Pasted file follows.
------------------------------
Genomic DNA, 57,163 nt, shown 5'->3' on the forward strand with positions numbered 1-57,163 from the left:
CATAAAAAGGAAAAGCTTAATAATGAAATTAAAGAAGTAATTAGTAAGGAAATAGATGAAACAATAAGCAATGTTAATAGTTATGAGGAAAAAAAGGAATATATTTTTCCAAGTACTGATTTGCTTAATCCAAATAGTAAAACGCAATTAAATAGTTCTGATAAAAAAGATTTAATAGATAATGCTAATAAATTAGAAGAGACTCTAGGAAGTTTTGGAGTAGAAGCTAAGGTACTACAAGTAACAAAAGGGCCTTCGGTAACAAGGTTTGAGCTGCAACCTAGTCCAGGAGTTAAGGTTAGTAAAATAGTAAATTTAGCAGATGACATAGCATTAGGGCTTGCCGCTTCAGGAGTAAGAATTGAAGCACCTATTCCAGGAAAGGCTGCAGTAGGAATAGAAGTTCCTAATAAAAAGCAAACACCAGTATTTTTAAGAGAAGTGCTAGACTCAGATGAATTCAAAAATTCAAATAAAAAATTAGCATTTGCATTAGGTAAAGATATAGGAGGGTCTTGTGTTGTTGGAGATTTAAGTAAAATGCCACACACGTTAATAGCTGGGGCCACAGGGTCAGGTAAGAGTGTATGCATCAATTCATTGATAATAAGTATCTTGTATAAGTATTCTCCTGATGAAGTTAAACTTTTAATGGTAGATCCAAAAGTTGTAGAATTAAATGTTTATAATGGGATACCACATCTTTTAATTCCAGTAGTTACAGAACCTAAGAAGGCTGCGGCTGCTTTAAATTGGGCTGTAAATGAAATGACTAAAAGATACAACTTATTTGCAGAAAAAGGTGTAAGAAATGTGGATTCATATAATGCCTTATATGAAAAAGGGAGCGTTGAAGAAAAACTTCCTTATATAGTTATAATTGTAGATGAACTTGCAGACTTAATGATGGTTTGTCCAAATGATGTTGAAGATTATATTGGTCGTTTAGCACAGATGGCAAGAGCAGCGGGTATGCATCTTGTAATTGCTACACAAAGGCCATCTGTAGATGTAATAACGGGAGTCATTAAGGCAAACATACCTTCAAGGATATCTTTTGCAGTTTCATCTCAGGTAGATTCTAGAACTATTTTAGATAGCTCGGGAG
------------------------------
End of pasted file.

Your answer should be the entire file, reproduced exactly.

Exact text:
Genomic DNA, 57,163 nt, shown 5'->3' on the forward strand with positions numbered 1-57,163 from the left:
CATAAAAAGGAAAAGCTTAATAATGAAATTAAAGAAGTAATTAGTAAGGAAATAGATGAAACAATAAGCAATGTTAATAGTTATGAGGAAAAAAAGGAATATATTTTTCCAAGTACTGATTTGCTTAATCCAAATAGTAAAACGCAATTAAATAGTTCTGATAAAAAAGATTTAATAGATAATGCTAATAAATTAGAAGAGACTCTAGGAAGTTTTGGAGTAGAAGCTAAGGTACTACAAGTAACAAAAGGGCCTTCGGTAACAAGGTTTGAGCTGCAACCTAGTCCAGGAGTTAAGGTTAGTAAAATAGTAAATTTAGCAGATGACATAGCATTAGGGCTTGCCGCTTCAGGAGTAAGAATTGAAGCACCTATTCCAGGAAAGGCTGCAGTAGGAATAGAAGTTCCTAATAAAAAGCAAACACCAGTATTTTTAAGAGAAGTGCTAGACTCAGATGAATTCAAAAATTCAAATAAAAAATTAGCATTTGCATTAGGTAAAGATATAGGAGGGTCTTGTGTTGTTGGAGATTTAAGTAAAATGCCACACACGTTAATAGCTGGGGCCACAGGGTCAGGTAAGAGTGTATGCATCAATTCATTGATAATAAGTATCTTGTATAAGTATTCTCCTGATGAAGTTAAACTTTTAATGGTAGATCCAAAAGTTGTAGAATTAAATGTTTATAATGGGATACCACATCTTTTAATTCCAGTAGTTACAGAACCTAAGAAGGCTGCGGCTGCTTTAAATTGGGCTGTAAATGAAATGACTAAAAGATACAACTTATTTGCAGAAAAAGGTGTAAGAAATGTGGATTCATATAATGCCTTATATGAAAAAGGGAGCGTTGAAGAAAAACTTCCTTATATAGTTATAATTGTAGATGAACTTGCAGACTTAATGATGGTTTGTCCAAATGATGTTGAAGATTATATTGGTCGTTTAGCACAGATGGCAAGAGCAGCGGGTATGCATCTTGTAATTGCTACACAAAGGCCATCTGTAGATGTAATAACGGGAGTCATTAAGGCAAACATACCTTCAAGGATATCTTTTGCAGTTTCATCTCAGGTAGATTCTAGAACTATTTTAGATAGCTCGGGAG